Why do a walking tour in Lisbon?

We recently spent five days in Lisbon, the capital of Portugal, and during our stay we did two very different walking tours. The first, with Urban Adventures, was an evening tour focussed on tapas and fado; the second, with Pancho Tours, took place during the day and included more history and fewer local gems.

We took the first tour just hours after arriving, and the other on our third day in the city. Both gave us an insight into Lisbon that we wouldn’t have had if we’d just explored by ourselves.

Why a walking tour?

Walking tours give you a better idea of where you’re located in the city. Whenever I do a tour by bus or car, I lose track of where I am, but I seem to get my bearings quicker if I’m walking. One of our tour mates took a map with her, which she marked the route on — a great idea if you’re just getting to know a city.

Lisbon is steep.

Lisbon is steep.

Why in Lisbon?

Lisbon is famously hilly — the story goes that the hills were created by a snake woman after being abandoned by her lover Ulysses. However they were formed, you need to get up and down them, and the most direct option is often a staircase — difficult to navigate by car. The price of the Urban Adventures tour includes a trip up one of the iconic funiculars, which is an experience in itself.

Walking also allows you to get up close and personal with Lisbon’s architecture, rather than just seeing it from a vehicle. One of my favourite things about the city is the tilework on the front of many buildings — a legacy from the Moorish presence in the country a hundreds of years ago. Some of the tiles are incredibly intricate, and can only be appreciated up close.

Our guides on both tours talked about the 1755 earthquake that destroyed 80% of the city, but the Pancho Tour went into a bit more depth regarding the history of the country — which really gave us a better understanding of why Portugal is why it is today.

Hard-working Ginjinha delivery man

Local guides give you a better insight to your destination.

The Urban Adventures tour guide also talked about history: the history of food and fado (fair enough really, given the name of the tour). We tried ginjinha and cod cakes, drank beer and wine, then ate various tapas at the best table In a fado bar while listening to the soulful lyrics of Lisbon’s favourite folk music.

Local guides

Of course, you can create your own tour by doing some research and marking a route on a map — though I always intend to do this and never quite manage it. Sometimes the local tourist office will give you route suggestions, with explanations of what you’re seeing, like we had in Pontevedra. This is a great choice for smaller towns especially. But having a local guide can be worth the price of a tour — you’ll learn things that you’ll never find in the tourist brochures, and you can pick their brains for specific local knowledge as well.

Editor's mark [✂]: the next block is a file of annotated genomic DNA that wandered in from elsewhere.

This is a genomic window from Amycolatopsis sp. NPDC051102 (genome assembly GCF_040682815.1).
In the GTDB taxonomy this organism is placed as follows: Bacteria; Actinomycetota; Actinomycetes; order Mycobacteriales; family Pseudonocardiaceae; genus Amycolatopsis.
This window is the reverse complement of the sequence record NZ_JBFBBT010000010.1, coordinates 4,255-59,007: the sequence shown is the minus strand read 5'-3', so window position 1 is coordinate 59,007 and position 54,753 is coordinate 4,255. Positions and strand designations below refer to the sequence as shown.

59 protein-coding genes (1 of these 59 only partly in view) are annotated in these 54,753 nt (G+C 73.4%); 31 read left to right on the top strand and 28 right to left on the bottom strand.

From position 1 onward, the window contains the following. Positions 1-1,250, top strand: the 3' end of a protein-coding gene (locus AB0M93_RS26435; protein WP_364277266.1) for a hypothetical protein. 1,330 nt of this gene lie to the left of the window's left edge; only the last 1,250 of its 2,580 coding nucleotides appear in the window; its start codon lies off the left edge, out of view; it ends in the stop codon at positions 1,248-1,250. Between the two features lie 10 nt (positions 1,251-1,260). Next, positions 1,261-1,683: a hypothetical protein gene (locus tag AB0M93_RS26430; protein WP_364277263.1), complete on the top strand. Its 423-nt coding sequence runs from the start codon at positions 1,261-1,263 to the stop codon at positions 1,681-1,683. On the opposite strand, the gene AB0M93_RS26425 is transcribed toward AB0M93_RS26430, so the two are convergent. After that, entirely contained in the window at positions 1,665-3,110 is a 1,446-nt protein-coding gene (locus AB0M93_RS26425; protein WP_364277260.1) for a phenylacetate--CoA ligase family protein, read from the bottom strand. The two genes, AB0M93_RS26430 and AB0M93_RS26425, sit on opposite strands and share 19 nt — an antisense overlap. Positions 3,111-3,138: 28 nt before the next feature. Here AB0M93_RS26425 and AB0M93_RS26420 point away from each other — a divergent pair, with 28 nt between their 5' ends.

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6 Responses to “Why do a walking tour in Lisbon?”

  1. Chuck February 25, 2013 at 3:54 pm #

    I checked your tour links and didn’t find one for the Pancho Tour. I’m interested in a daytime walking tour of Lisbon, mid-March. Would you recommend the Pancho Tour?

    BTW, I enjoy your podcast!

    • Craig and Linda February 26, 2013 at 5:57 am #

      Hi Chuck, here it is: http://www.panchotours.com/ciudades/lisboa.php We’ll add it into the post as well… I see our tour review is still needing an edit before publishing.

      For a free tour it was very good, but it seemed to drift a little bit at times. I think we went from 11am till 2-3pm although I see on their website it was meant to be a 2.5 hour tour. Lots of walking (even for us), but a great guide and good information.

      We did the food and fado tour instead of this daytime tour. It’s run by the same company, Urban Adventures. At 3-4 hours it’s a bit longer than Pancho.


      The other tour we looked at doing was the “We hate tourism” range of trips outside the city, but we didn’t have time. http://wehatetourismtours.com/lisbon-tours

      I hope that gives you some options! Let us know what you choose, and what you think.

      • Chuck February 26, 2013 at 3:55 pm #

        Thanks for the update. I’ll be having just a two day stopover in Lisbon on the way to two weeks in Turkey, and since I’m coming from California, I’m guessing I’ll be pretty jet-lagged. I’ll be coming in on an afternoon and with only 48 hours, will really only have one full daytime in Lisbon. I was thinking a daytime walking tour might be good to help me adjust. On the other hand, maybe I’ll be just waking up in time for an evening tour. Decisions! (I guess I should search your blog for jet lag advice.)

      • Craig and Linda February 28, 2013 at 6:05 am #

        You know, we’ve talked about it on the podcast on some random topic, but I don’t think we’ve ever done any stories on how we cope with jetlag! Adding to the ideas list :)

        The free tour is a no-risk option for the day-time, for sure – and then you could maybe book into the food and fado tour or another night-time one to make the most of the second evening?

  2. Jessica March 4, 2013 at 1:55 am #

    oh I love Lidson, and have to agree doing a walking tour is one of the best ways to see the city!!!

    • Craig and Linda March 27, 2013 at 12:18 pm #

      Can’t argue with that! It’s a lovely place to wander :)

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